No offence to Beales, but it’s come to something when it’s capitalised at three times as much as the two quoted sofa retailers.

The point, though, is that none of them are worth very much and that’s become the story of the retail sector, to a degree that has surprised some of the most bearish investors.

Destruction of value continued apace this week, powered by Marks & Spencer’s pre-emptive disclosure of awful numbers on Wednesday. As it sneezed – or, rather, took to its bed looking green at the gills – the whole sector was infected. Next, Debenhams and other big names were downgraded and analysts warned that, even after this latest bonfire of forecasts, the sector could yet plunge to new lows yet.

As if selling conditions are not bad enough, gross margins will come under even more pressure as inflation builds. JP Morgan has just published a hefty piece of research on the subject and there is nought for comfort. Raw material and transport price increases, reduced export subsidies and double-digit labour cost inflation in important sourcing locations are among the clouds on the horizon.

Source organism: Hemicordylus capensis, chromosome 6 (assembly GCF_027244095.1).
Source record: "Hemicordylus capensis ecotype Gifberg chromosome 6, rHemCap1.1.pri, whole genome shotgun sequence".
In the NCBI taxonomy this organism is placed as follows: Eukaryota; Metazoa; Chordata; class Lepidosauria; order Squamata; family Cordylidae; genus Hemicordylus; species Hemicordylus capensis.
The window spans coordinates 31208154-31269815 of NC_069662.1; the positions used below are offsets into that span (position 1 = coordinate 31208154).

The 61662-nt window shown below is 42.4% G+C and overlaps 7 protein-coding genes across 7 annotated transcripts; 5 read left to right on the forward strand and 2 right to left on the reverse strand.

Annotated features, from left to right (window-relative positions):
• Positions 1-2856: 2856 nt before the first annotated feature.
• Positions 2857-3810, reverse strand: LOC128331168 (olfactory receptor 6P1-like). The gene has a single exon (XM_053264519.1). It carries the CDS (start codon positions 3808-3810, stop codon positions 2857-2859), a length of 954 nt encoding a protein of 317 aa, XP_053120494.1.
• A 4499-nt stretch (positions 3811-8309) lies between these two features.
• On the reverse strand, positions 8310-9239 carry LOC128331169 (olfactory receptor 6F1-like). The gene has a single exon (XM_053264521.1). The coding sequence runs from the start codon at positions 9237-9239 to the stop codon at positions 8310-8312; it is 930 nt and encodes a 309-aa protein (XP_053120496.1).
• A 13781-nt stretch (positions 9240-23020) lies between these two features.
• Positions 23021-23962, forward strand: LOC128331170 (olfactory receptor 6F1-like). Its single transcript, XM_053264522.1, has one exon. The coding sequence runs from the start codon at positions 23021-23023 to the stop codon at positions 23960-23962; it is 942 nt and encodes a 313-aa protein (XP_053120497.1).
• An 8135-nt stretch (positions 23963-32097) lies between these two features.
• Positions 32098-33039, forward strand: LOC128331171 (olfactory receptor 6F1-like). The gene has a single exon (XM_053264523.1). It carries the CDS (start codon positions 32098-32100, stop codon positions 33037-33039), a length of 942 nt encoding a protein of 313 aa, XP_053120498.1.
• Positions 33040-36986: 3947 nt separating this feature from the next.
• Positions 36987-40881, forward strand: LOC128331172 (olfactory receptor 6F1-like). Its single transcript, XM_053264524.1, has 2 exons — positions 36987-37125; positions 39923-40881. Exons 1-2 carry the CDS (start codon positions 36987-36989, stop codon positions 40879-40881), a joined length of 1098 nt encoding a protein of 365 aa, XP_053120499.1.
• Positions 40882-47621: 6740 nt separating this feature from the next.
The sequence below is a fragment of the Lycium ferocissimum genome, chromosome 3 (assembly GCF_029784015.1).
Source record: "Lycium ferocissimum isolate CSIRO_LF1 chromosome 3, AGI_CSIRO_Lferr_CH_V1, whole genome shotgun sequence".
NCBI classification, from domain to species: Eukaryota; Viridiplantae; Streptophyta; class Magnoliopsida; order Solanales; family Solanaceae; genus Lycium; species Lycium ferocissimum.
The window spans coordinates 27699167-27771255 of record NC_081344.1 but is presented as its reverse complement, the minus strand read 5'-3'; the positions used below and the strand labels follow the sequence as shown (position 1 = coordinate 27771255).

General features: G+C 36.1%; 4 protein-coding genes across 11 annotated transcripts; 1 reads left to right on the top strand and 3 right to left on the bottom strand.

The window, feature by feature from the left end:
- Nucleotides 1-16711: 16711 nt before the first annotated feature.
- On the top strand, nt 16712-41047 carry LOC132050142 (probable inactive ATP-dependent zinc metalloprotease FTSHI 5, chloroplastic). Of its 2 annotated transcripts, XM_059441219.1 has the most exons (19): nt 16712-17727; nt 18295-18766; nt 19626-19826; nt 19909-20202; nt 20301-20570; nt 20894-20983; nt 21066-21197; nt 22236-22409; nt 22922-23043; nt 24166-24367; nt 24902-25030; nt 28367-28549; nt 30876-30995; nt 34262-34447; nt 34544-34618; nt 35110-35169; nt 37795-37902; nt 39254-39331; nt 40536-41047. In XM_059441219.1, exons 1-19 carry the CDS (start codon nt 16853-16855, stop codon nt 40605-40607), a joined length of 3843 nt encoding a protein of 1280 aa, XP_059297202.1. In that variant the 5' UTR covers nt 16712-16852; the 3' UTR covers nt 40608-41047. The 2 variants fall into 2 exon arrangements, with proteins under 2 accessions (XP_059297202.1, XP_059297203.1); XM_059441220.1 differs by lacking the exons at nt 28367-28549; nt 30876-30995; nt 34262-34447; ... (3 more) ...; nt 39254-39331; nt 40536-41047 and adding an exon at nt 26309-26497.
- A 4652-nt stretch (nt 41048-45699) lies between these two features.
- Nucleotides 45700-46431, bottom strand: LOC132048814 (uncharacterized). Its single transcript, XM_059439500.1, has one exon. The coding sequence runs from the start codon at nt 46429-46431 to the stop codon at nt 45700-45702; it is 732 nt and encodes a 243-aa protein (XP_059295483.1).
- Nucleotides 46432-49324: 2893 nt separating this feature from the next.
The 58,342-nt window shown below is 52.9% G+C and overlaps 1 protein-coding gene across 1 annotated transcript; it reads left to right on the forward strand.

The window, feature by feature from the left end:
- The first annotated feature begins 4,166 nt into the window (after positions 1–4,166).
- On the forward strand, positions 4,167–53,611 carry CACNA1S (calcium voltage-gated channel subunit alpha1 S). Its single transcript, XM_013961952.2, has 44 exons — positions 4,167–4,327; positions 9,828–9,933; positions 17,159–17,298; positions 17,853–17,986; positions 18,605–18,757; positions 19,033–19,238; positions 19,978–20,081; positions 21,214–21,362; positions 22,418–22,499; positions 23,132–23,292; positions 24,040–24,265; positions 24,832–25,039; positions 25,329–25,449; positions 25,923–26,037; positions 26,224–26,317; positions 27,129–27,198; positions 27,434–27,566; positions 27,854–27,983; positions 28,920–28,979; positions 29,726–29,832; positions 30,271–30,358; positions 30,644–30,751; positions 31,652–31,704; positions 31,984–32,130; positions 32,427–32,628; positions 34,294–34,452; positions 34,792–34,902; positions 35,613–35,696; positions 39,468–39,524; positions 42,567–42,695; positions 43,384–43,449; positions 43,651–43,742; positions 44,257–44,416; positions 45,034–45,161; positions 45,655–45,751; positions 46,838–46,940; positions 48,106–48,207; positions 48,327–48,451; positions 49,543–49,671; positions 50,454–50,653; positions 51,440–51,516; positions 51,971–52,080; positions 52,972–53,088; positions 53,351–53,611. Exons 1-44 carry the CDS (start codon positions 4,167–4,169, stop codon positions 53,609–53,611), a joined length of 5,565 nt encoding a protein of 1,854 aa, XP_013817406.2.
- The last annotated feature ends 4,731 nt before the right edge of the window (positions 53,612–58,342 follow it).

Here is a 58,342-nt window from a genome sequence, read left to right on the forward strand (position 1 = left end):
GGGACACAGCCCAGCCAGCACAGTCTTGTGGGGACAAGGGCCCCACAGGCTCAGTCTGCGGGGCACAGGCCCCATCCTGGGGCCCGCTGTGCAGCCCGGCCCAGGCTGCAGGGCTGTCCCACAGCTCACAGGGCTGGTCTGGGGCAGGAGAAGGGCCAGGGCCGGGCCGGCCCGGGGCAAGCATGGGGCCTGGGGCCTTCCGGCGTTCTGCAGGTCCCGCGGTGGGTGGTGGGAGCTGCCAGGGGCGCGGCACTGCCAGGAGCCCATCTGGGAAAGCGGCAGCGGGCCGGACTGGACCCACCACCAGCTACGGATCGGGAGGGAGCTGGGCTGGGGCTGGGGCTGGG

The broker reckons hedging and forward buying will cushion the impact this year, but that the full force will be felt in 2009. And UK store groups will be worse hit than their continental counterparts. Furniture, clothing, home and jewellery retailers face the biggest headache, because of raw material, labour and transport costs.

As he posted prelims on Tuesday, Carpetright founder Lord Harris said that trading conditions are among the worst he has known in his 50-year career. Few in the industry have his depth of experience and many in retail’s boardrooms have never traded through genuinely tough times. Every day brings more bad news from big-name companies. Just how low can the retail sector’s rating go? Probably a bit more yet.

Home and dry?

Value home specialist Dunelm has not escaped the savage de-rating of the sector, but is one of the few retailers that features on many buy lists. Its low average transaction value and tight cost structure are among the reasons why its City fans like it and, so far, it has weathered difficult times well.

The retailer updates next week, which is likely to provide further insight into consumer dynamics and the extent of any flight to value.

George MacDonald is deputy editor of Retail Week

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